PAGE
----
Beyond exploring themes, it’s the intent of the film that determines whether is a thriller (suspense) or horror film. The films speak for themselves. If the intent is to horrify, then it’s a horror film; if the intent is to thrill, then it is a thriller. In all fairness, Jurassic Park is borderline; but it’s the level of shock, fear, and dread that may just be enough to tip the scale toward horror instead of thriller, and certainly evidence enough to prove that it is NOT simply a dark action-adventure movie. Much like Stanley Kubrick’s The Shining and Scott’s Alien, Spielberg’s Jurassic Park is also an intellectual film. Whereas an action-adventure movie would have provided audiences with a few minutes collectively of some surface-level chit-chat above ethics in order to technically give the film a theme, Jurassic Park provides audiences with an entire film about ethics that will have them talking about the various dilemmas and challenges facing the characters throughout the film. It’s brilliant! And quite the rarity these days. The hand of Spielberg’s penchant for horror (Jaws and Poltergeist) is seen in Jurassic Park from requesting that Crichton rewrite the original screenplay to be more cinematic and less internally driven because Spielberg desired to take the novel and adapt it to screen as a Jaws on land. If his intent was to make a sequel to Jaws, then we have to conclude that his intention was to horrify audiences in some measurable amount.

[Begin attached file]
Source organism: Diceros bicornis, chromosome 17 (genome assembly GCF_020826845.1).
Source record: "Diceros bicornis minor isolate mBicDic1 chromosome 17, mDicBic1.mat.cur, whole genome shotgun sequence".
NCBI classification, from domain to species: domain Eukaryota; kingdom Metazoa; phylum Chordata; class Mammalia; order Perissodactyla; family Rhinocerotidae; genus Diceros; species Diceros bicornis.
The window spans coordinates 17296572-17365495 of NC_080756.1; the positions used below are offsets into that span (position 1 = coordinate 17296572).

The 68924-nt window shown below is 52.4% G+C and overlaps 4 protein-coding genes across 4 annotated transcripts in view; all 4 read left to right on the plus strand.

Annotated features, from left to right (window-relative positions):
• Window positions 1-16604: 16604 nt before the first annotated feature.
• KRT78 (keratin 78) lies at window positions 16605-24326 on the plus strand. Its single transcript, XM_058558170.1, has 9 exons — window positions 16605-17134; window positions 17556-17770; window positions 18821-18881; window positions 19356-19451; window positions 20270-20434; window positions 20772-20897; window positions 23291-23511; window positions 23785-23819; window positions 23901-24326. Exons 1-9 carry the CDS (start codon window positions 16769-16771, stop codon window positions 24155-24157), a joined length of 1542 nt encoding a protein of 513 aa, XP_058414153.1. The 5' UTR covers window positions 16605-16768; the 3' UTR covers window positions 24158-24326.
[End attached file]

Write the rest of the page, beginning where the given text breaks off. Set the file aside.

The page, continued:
With a film as dynamic as Jurassic Park, it may be nearly impossible to prove that it is a horror film at its roots; but, the body of information provided in this article help to support the thesis that it is a horror film based upon the intention, conflict, themes, and visceral terror. “Well, there is it.”

You can catch Ryan most weeks at Studio Movie Grill Tampa, so if you’re in the area, let him know and you can join him at the cinema.

Ryan teaches screenwriting at the University of Tampa. If you like this article, check out the others and FOLLOW this blog! Interested in Ryan making a guest appearance on your podcast or contributing to your website? Send him a DM on Twitter!

Follow him!

Twitter: RLTerry1

Instagram: RL_Terry